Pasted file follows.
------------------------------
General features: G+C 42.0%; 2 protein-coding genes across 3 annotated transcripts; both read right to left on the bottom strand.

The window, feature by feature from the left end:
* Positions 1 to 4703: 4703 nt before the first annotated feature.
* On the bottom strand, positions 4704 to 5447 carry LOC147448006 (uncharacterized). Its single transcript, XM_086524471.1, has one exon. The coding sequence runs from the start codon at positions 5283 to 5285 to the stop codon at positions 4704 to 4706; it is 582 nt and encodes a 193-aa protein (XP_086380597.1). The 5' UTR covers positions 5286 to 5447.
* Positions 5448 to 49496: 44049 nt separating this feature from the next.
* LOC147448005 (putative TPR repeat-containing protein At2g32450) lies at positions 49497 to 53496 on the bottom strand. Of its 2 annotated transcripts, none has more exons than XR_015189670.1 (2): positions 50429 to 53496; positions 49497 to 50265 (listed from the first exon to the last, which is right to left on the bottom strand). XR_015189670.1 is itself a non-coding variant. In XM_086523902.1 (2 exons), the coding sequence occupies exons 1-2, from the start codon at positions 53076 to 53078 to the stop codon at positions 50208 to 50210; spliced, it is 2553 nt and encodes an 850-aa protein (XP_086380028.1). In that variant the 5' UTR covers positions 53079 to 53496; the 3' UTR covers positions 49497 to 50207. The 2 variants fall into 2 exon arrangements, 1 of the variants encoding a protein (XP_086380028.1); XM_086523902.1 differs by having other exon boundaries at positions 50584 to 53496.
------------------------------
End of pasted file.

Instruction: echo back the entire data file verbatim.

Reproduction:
General features: G+C 42.0%; 2 protein-coding genes across 3 annotated transcripts; both read right to left on the bottom strand.

The window, feature by feature from the left end:
* Positions 1 to 4703: 4703 nt before the first annotated feature.
* On the bottom strand, positions 4704 to 5447 carry LOC147448006 (uncharacterized). Its single transcript, XM_086524471.1, has one exon. The coding sequence runs from the start codon at positions 5283 to 5285 to the stop codon at positions 4704 to 4706; it is 582 nt and encodes a 193-aa protein (XP_086380597.1). The 5' UTR covers positions 5286 to 5447.
* Positions 5448 to 49496: 44049 nt separating this feature from the next.
* LOC147448005 (putative TPR repeat-containing protein At2g32450) lies at positions 49497 to 53496 on the bottom strand. Of its 2 annotated transcripts, none has more exons than XR_015189670.1 (2): positions 50429 to 53496; positions 49497 to 50265 (listed from the first exon to the last, which is right to left on the bottom strand). XR_015189670.1 is itself a non-coding variant. In XM_086523902.1 (2 exons), the coding sequence occupies exons 1-2, from the start codon at positions 53076 to 53078 to the stop codon at positions 50208 to 50210; spliced, it is 2553 nt and encodes an 850-aa protein (XP_086380028.1). In that variant the 5' UTR covers positions 53079 to 53496; the 3' UTR covers positions 49497 to 50207. The 2 variants fall into 2 exon arrangements, 1 of the variants encoding a protein (XP_086380028.1); XM_086523902.1 differs by having other exon boundaries at positions 50584 to 53496.